By: Georgina Buckley
The recognition of Palestine as a state has been growing traction across the European Union. On October 13 British lawmakers voted in favor of a symbolic recognition of Palestine. Sweden took a step further and formally announced its recognition of Palestine as a state on October 30. This move was met with criticism by both Israel and the United States. However, British lawmakers supported their move by stating that the recognition of Palestine was tied to what they saw as a contribution to a negotiated two-state solution. Israeli officials feared that the move by Sweden could trigger other European countries to follow suit. Additionally, Foreign Minister Avigdor Lieberman of Israel said in a statement that the Swedish government should understand that relations in the Middle East are “more complex than one of Ikea’s flat-pack pieces of furniture, and would do well to act with greater sensitivity and responsibility.” One would think that comparing Swedish governmental decisions to Ikea furniture would not exactly display the greatest sensitivity. However, Israeli fears of more E.U. nations following suit are not unfounded. On November 28, French lawmakers will vote on a proposal submitted by the French socialist party to recognize Palestine as a state. The French have reasoned that recognition of Palestine as a state will promote peace. The impact that these decisions will have on the negotiation process between Israel and Palestine will soon be seen.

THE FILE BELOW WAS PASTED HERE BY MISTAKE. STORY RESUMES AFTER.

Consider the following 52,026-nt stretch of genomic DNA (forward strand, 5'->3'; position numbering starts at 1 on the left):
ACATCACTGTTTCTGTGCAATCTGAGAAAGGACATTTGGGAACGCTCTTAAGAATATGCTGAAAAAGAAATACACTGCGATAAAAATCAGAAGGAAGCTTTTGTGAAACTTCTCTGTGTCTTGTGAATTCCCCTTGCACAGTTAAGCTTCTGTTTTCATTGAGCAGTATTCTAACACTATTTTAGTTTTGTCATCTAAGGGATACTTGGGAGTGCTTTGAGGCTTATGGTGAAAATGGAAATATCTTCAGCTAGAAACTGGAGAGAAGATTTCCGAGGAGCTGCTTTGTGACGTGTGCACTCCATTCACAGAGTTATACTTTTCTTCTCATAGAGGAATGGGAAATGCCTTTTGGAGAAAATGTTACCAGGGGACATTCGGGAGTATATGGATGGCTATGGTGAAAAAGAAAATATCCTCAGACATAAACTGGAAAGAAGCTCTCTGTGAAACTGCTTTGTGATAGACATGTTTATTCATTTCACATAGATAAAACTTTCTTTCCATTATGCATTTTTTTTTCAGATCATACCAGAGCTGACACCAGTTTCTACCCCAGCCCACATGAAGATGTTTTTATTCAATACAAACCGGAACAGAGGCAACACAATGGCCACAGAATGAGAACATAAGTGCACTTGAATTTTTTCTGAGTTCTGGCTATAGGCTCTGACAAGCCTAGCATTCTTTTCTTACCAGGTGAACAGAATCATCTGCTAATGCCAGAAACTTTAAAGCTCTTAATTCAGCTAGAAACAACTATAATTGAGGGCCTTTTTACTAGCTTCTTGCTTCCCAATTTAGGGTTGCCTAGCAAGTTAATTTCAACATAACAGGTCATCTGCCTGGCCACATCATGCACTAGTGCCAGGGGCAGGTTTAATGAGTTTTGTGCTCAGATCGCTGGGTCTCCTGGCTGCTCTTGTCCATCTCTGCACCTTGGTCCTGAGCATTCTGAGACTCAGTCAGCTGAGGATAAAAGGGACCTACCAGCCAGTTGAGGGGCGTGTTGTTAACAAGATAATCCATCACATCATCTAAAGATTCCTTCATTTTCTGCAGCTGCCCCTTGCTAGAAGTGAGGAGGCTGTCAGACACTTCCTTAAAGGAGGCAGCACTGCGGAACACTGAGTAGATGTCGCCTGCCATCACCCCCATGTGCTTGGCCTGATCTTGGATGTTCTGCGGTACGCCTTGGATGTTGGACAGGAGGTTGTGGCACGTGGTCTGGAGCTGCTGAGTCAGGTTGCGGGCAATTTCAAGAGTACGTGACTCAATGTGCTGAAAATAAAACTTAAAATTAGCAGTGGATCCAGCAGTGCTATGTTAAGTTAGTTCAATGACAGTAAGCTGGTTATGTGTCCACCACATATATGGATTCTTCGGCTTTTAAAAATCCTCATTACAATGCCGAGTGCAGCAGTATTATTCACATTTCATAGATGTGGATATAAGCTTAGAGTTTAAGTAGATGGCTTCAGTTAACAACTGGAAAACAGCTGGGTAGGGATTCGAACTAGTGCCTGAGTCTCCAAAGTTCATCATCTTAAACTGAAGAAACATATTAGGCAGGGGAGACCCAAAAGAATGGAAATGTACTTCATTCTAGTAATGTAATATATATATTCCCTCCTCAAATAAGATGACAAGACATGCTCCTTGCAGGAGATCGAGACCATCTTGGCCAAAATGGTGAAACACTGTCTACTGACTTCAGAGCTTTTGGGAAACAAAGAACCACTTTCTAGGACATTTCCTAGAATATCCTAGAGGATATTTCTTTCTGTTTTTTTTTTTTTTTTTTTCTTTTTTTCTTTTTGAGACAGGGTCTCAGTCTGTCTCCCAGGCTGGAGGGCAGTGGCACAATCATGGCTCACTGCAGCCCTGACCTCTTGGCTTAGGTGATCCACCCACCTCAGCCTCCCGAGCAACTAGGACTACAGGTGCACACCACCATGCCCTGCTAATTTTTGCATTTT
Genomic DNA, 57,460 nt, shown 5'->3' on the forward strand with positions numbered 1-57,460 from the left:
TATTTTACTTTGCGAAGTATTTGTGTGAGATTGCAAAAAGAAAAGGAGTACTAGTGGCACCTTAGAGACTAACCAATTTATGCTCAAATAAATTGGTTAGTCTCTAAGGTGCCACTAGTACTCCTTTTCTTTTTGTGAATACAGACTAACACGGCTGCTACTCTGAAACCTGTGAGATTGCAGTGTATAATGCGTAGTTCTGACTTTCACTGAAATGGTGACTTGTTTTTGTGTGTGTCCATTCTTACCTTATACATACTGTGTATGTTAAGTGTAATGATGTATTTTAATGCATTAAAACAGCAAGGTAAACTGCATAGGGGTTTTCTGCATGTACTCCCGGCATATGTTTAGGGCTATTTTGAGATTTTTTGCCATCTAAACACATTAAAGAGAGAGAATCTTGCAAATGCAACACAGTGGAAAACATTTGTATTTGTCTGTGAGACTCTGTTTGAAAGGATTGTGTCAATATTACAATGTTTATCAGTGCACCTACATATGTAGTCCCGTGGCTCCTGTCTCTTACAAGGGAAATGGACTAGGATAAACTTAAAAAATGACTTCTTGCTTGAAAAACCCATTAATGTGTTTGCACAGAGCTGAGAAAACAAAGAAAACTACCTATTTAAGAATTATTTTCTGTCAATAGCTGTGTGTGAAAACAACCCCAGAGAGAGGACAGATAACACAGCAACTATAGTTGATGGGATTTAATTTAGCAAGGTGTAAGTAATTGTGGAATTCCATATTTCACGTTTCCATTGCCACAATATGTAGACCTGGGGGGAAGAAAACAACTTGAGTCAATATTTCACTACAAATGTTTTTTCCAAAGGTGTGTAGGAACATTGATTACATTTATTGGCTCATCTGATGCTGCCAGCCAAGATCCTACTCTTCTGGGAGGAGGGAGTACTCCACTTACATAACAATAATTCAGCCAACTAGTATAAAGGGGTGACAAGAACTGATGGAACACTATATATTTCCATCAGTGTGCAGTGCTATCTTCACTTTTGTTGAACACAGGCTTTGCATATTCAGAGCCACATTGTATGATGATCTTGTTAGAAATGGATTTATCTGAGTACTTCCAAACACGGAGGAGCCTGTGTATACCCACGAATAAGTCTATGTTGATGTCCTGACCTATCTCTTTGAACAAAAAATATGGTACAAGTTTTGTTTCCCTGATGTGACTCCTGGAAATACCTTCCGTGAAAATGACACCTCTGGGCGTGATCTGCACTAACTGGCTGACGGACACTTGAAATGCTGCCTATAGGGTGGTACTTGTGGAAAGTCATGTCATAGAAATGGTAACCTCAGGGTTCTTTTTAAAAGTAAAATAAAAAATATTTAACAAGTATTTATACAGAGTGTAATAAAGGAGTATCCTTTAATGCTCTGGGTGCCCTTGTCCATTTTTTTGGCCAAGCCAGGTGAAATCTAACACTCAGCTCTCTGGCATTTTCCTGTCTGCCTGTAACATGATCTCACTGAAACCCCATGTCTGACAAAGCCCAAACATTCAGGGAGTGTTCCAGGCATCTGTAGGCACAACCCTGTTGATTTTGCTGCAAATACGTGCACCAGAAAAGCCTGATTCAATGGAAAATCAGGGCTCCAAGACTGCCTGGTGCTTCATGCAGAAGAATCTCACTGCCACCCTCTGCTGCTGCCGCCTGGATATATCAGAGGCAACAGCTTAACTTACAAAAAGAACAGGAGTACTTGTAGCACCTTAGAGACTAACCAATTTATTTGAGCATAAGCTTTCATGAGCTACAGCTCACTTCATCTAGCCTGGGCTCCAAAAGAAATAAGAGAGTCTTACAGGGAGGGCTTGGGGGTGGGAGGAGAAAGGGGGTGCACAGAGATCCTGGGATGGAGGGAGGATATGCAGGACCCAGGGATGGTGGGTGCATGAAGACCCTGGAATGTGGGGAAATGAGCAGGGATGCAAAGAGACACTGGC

Georgina Buckley is a 3L at The Pennsylvania State University–The Dickinson School of Law, and a Senior Editor on the Journal of Law and International Affairs.